The Gilmer Mirror: Sunday was Earth Day, first observed in 1970

The Gilmer Mirror: Sunday was Earth Day, first observed in 1970



What to Know: Sunday was Earth Day, first observed in 1970.

“The annual event is a gathering of organizations and ordinary people striving to preserve the environment, promote social causes, use sustainable forms of energy, enhance personal spirituality and generally work toward like-minded ideals,” the St. Louis Post-Dispatch reports. “’The greatest threat to our planet is the belief that someone else will save it,’ read a sign attached to one booth. ‘Mother Earth speaks through every flower,’ read a sign on another. Waamene Wifa was giving out free hugs Saturday, part of an effort by Gitana Productions. ‘We use music, dance and drama to bring people together. We’re all part of the same planet,’ said the organization’s executive director, Cecilia Nadal.”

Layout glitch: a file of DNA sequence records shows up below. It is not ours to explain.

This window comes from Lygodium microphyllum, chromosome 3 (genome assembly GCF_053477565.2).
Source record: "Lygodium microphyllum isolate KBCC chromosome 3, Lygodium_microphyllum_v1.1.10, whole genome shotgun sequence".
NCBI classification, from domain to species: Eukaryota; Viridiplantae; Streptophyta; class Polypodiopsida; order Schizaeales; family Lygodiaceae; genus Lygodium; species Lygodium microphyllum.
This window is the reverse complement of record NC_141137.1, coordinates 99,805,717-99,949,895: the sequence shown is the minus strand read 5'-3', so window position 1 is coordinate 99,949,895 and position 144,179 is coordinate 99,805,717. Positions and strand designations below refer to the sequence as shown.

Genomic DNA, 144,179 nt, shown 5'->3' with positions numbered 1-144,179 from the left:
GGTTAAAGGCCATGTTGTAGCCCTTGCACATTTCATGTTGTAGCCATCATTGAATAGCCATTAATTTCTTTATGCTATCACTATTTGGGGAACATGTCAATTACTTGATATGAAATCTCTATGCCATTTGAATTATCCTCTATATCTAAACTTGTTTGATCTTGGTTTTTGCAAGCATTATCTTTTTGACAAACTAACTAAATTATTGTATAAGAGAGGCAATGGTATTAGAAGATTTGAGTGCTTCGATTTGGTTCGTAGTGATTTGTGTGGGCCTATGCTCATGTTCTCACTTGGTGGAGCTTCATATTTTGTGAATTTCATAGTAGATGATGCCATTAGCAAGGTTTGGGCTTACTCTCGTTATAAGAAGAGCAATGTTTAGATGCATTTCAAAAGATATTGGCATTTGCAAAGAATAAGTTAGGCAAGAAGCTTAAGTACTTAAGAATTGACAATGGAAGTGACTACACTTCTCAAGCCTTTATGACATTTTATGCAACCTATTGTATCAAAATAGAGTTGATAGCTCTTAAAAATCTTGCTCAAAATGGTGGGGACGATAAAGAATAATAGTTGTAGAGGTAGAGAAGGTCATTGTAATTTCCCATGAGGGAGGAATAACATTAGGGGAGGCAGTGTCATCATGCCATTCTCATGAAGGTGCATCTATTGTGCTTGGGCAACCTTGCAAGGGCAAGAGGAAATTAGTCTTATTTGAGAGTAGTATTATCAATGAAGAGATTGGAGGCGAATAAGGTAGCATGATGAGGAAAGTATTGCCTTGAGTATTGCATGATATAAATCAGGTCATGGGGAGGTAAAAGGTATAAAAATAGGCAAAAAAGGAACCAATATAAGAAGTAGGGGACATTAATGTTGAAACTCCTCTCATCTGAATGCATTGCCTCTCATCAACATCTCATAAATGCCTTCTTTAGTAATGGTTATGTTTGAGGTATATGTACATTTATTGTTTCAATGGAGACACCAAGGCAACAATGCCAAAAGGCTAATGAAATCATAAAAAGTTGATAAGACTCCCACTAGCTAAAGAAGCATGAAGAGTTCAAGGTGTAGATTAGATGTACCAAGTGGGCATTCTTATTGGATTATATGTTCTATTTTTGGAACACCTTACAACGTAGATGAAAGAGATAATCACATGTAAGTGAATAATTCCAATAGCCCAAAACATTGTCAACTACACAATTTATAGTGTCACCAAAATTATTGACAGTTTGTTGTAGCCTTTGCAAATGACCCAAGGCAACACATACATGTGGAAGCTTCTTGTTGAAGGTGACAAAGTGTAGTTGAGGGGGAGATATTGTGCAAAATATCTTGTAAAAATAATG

The TPPF Take: Earth Day is a fine time to note how fossil fuels make life healthier, longer and more enriched for the Earth’s human inhabitants.

“On Earth Day, we hear that fossil fuels are wrecking the environment and our health,” says TPPF’s Bernard McNamee. “But the fact is that life expectancy, population andeconomic growth all began to increase dramatically when fossil fuels were harnessed. On the first Earth Day, many ‘experts’ prophesized doom and destruction for the human race. But in the nearly half-century since then, the human condition has improved overall – markedly.”



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